She asked about it one day and he said that it was because he saw something of his sister in her and since she was past saving, she'd passed away a few years before they'd met, he would try his damnedest to make sure she didn't go the same way. He'd smiled when he said it, but it was obvious how serious he was.

Her 29th birthday was where her life really turned around. She'd just written a self help book, a break from her normal fantasy books, targeting young women like herself, and it was fairly flying off the shelves, and she was pursuing another degree in history, her focus was on the 18th century, also known as the "Pirate Era" by her group.

She'd always been interested in pirates, ever since she heard the old stories her father told her. Thomas had always cheered for Pan, clapping wildly when he defeated Hook, but it had always made Sarah sad. She had always liked Hook. She would often wish that he would take her away on his ship and teach her to be a pirate and free her from the monotony of her life. She had never mentioned in it, during those rare nights when their father was home, caring more about time with her father, than she did about a fictional character, but she'd never fully understood why Hook had to die. Why could he not simply sail away? Why did Peter have to kill him? It seemed to her that what Hook really wanted wasn't Pan's death, it was merely peace and freedom from Pan's constant pestering. She could understand that. She wanted that as well. Perhaps that was why she always empathized with him. She wanted to be free too.

She still felt that way sometimes, especially when her editor would call and yell at her for being late with a book or chapter. She hated all the politics and technicals involved in getting books published, she wished it would be as easy as it seemed in the movies or shows, but she knew that it was something she had to deal with. Sometimes, when she was completely alone, she would open her window and climb up onto the edge of her balcony and pretend like she was flying away, letting the wind blow her hair around.

It was a release for her, letting all her troubles fall off her and down the 3 story distance to the ground below, but she didn't get to do it as often as she would like. More often than not it was just her cigarette smoke blowing over the railing as she hid from everyone in her life for the few minutes she could.

She knew it was childish, hiding on a porch and pouting cause her editor was being "mean" but she was mature for 90 percent of her day, so she saw the other 10 percent as hers to be childish with if she so chose. The thought made her laugh sometimes, the image of her editor's face as that of a wrinkly old teacher and she the young student, evading punishment by hiding under the stairs.

Then the bottom of her world dropped out. She was in Paris for a book signing event when she got the call. Her father had died. It was some stupid kid something, a car wreck was all she heard, and she couldn't even be there for the funeral. Her heart could've shattered out of her chest from the force or despair. She tore her hotel suite apart that night, not caring how much she had to pay in damages. Little did she know that it wouldn't matter what she did to the room, she wouldn't be around when the bill came.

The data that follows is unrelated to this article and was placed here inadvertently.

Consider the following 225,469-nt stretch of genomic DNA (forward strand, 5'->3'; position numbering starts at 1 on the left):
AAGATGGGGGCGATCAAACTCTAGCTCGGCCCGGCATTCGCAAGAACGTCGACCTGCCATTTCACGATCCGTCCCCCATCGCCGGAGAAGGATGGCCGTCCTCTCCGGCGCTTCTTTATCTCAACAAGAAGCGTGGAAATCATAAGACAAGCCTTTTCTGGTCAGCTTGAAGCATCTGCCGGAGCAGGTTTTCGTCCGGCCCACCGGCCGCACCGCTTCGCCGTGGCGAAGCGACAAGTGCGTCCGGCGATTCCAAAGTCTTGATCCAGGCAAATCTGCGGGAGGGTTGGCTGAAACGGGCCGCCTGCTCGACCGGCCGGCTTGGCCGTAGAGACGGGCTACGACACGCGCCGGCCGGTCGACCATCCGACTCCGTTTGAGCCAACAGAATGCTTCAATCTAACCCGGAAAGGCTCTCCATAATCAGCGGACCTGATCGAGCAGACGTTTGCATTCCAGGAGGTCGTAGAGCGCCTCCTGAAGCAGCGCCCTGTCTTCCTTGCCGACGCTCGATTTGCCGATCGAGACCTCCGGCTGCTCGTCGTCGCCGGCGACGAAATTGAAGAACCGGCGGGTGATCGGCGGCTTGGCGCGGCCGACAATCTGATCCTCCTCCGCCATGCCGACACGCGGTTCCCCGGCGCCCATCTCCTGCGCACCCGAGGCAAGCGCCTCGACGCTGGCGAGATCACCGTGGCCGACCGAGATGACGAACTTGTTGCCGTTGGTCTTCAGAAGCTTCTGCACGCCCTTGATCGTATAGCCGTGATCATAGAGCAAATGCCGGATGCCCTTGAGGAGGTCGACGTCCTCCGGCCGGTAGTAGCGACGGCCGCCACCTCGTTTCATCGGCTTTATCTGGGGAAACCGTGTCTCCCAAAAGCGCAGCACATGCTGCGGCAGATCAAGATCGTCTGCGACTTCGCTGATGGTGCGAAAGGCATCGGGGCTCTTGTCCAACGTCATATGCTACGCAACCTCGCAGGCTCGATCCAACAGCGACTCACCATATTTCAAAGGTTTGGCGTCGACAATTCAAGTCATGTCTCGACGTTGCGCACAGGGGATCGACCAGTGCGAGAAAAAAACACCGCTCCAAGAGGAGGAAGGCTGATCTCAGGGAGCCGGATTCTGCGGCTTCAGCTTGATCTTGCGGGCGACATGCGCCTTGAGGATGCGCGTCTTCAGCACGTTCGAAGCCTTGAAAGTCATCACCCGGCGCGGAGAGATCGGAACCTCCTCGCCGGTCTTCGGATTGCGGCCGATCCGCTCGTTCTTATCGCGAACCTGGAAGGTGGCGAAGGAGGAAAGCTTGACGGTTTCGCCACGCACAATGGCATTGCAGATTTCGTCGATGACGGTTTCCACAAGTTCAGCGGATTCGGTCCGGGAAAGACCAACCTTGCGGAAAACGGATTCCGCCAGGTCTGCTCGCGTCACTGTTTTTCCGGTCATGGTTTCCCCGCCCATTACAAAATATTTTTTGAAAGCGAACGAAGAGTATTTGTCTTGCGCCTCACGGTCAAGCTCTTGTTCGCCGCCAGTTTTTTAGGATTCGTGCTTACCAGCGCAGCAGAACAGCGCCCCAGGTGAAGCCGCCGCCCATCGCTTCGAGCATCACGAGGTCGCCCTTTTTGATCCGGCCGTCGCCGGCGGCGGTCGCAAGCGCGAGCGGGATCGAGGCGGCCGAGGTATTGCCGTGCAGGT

Lucas, her best friend and now business partner was staying in the room below hers. He was working on a new theory of quantum physics and mechanics. He had been dealing with a mental block for the past few weeks. He'd finally gotten past it and was enjoying some quality time with his tools and formulas, and he was almost finished with what was going to be the pinnacle of scientific discovery when things went terribly wrong. He wasn't sure how, but the machine he had been building activated, by itself. It wasn't supposed to be able to do that, but there it was, glowing and humming like some demented carnival ride. It took up most of the room and when it started to spin, the wind in the room was too much for the balcony doors. They blew out, shattering the glass and splintering the wood against the balcony railing.

The crashing was loud enough to drag Sarah out of her rage induced destruction and she felt her heart stop for a second time as she heard Lucas yelling below her. She grabbed her purse and phone on the way out of the door, running carefully to the stairs so she didn't break a heel and injure herself. She was at his door in seconds, pounding on it and demanding he let her in. There wasn't a response, but the door flew inward a moment later and Sarah saw something that stole her breath. In the middle of the room was a miniature black hole, swirling with shades of purple and light blue and white, sucking in everything in the room, including Lucas, who had just disappeared as the door opened.

Before Sarah could do anything but gasp, she was lifted off her feet and flung head first into the gaping mouth of the black hole. Everything was a jumble after that. Lots of screaming and grabbing at a hand she couldn't quite catch up to and then she was deposited none too gently onto a beach.

It was sunny out, and hot, far too hot to be wearing the sweater and pants she was currently in. She heard a groan from somewhere to her left and recognized the voice as Lucas. She was about to sit up when she felt something inside her snap. It was painful for a moment and then she was unconscious, a slight trickle of blood trailing down the side of her face from her mouth.

The whole incident seemed to go unnoticed, but there was a man, on a ship, with a spyglass and icy blue eyes that couldn't repress a smile. Finally, something new, something fresh that would hopefully prove useful in ridding himself of that fool Pan.

So yeah, like I said, some minor editing for syntax and for the age thing, nothing much else changes here, I'll be going through the other chapters as well.